It has again been a very long time since my last post. Sorry again. But I have now decided that it might be fun to get involved in the ongoing discussion over the merits of active management, particularly since so much of it is self-serving nonsense — incidentally on both sides. UBS has now weighed […]
This “case study” is taken from a piece that I wrote for a client who found it too negative. It describes the way that many “active” equity portfolios are managed. It may seem like a caricature to some, unfortunately it is not. Thus, it is not surprising that so many fail to perform. Consider a […]
Risk adjustment is a fundamental element of modern portfolio theory. Alpha is defined as the return left over after the impact of all sources of risk, including strategic biases, has been accounted for (see the examples in my series on alpha). But a positive historical alpha alone is not sufficient to conclude that a particular […]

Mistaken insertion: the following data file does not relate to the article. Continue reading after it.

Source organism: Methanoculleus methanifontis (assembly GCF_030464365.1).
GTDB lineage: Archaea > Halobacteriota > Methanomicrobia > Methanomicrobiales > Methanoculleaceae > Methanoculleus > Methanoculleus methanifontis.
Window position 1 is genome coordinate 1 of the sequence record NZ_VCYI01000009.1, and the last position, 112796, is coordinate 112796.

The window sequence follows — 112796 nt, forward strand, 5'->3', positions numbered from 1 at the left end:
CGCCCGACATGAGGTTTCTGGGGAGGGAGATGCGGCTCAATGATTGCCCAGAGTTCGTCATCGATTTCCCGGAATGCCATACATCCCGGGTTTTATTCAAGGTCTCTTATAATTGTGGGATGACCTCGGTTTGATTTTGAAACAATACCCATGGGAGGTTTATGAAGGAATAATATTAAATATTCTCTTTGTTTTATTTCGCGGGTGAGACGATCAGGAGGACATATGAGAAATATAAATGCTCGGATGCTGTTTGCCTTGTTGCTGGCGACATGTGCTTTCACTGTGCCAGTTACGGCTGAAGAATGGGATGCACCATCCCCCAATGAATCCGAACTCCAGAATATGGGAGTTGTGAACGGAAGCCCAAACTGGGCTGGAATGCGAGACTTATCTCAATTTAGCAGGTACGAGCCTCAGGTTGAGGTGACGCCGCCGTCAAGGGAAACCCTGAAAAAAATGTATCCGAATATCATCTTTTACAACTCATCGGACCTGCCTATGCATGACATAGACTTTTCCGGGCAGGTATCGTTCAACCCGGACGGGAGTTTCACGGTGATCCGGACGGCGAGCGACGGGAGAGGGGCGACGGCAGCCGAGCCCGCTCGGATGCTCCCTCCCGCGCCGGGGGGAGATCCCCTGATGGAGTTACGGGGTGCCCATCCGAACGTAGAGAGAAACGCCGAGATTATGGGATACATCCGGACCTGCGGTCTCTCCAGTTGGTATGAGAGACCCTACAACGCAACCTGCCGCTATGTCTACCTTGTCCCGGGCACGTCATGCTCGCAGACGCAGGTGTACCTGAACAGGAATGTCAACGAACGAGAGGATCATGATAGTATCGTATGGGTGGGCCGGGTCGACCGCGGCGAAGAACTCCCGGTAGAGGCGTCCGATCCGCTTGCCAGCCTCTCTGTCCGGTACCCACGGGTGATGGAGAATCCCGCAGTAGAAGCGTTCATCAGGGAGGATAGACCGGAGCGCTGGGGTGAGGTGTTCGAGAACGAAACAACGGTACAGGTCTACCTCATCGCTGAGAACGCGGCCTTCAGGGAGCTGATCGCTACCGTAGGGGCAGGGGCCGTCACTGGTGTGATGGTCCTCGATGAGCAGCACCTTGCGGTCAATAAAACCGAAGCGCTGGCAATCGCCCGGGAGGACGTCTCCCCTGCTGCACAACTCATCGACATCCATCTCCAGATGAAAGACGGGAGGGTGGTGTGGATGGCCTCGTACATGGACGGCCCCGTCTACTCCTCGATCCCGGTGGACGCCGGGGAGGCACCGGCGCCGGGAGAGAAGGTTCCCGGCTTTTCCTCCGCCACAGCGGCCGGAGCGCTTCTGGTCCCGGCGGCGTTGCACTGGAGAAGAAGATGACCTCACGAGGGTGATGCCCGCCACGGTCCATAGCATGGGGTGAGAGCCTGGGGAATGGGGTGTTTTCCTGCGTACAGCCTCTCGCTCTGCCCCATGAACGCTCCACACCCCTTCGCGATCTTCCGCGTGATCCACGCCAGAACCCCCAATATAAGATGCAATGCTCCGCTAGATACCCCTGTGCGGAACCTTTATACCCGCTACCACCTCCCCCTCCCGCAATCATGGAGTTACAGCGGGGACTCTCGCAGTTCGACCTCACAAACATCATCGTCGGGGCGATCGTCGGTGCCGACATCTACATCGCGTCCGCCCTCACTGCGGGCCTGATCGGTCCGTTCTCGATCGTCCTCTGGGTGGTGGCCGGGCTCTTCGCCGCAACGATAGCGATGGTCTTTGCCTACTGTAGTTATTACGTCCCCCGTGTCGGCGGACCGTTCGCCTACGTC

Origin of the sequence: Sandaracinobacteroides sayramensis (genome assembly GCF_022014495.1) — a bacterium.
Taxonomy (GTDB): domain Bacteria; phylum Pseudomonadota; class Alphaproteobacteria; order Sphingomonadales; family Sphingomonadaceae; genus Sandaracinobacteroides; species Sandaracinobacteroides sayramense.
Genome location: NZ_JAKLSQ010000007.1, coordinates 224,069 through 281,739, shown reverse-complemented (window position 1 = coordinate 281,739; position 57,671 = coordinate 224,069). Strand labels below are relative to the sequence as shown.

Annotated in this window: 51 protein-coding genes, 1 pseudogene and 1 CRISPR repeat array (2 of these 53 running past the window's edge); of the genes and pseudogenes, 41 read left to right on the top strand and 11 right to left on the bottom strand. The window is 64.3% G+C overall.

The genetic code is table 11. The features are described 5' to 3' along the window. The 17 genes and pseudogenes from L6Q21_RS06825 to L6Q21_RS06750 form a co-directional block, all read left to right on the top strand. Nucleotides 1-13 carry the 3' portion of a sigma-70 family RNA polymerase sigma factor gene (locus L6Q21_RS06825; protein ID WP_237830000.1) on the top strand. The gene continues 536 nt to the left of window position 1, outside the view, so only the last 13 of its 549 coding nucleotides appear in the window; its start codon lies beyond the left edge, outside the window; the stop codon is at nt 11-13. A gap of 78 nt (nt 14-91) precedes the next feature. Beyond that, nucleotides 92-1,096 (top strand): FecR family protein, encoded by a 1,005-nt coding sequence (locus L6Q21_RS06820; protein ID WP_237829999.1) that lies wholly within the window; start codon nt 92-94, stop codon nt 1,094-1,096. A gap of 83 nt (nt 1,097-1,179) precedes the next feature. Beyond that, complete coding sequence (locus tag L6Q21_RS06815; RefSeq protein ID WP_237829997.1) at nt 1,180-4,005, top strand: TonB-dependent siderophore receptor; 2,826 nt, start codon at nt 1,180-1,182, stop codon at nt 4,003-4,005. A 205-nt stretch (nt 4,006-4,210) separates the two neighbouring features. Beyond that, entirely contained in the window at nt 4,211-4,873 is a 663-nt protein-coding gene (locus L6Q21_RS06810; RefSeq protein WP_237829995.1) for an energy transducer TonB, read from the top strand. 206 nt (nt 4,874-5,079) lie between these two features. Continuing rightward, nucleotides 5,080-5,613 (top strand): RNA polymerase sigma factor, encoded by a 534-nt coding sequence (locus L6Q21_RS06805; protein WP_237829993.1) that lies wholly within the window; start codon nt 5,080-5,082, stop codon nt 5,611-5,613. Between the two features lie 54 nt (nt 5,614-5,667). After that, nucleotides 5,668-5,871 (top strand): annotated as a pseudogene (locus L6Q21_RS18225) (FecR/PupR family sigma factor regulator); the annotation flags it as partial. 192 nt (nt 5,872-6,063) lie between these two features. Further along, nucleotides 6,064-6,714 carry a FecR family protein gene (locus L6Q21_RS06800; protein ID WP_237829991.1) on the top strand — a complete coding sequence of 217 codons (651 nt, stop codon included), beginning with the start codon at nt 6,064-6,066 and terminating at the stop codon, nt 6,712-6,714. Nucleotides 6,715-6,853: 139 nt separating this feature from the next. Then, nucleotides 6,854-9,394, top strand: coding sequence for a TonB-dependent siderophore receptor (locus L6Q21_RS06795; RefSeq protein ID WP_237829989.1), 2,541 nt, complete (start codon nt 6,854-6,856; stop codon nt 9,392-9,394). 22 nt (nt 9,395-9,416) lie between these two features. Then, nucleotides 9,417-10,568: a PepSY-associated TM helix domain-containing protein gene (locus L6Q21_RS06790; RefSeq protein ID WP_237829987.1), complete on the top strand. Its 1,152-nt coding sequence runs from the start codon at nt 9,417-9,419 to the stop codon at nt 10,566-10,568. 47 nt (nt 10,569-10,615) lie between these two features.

It is easy to beat the benchmark of a balanced portfolio in the long run. All we have to do is systematically overweight the riskier asset classes to capture their higher risk premiums. This may add some volatility but will almost certainly lead to a better long-term performance. Many years ago, I suggested this approach […]
Active managers try to outperform their benchmark through various active bets. They obviously need to be skilled in order to be successful. But skill is not the only possible driver of active bets. Some will be the result of biases. As investors, we need to be able to untangle the impact of skill – alpha […]
A few weeks ago, a friend asked me what I thought about a recently published study, entitled “The value of the hedge fund industry to investors, markets and the broader economy”. Written by the Centre for Hedge Fund Research of the Imperial College in London, it is published by KPMG and the Alternative Investment Management […]
Rolf Banz spent his career in the investment industry in the US, the UK and, most recently, in Switzerland. To older people, he is known as the "father of the small firm effect". This weblog consists of a series of essays and shorter pieces on a range of issues at the intersection of institutional investment and investment theory. Please see this post for a description of the objectives of the weblog and the About page for further information on the author and the site.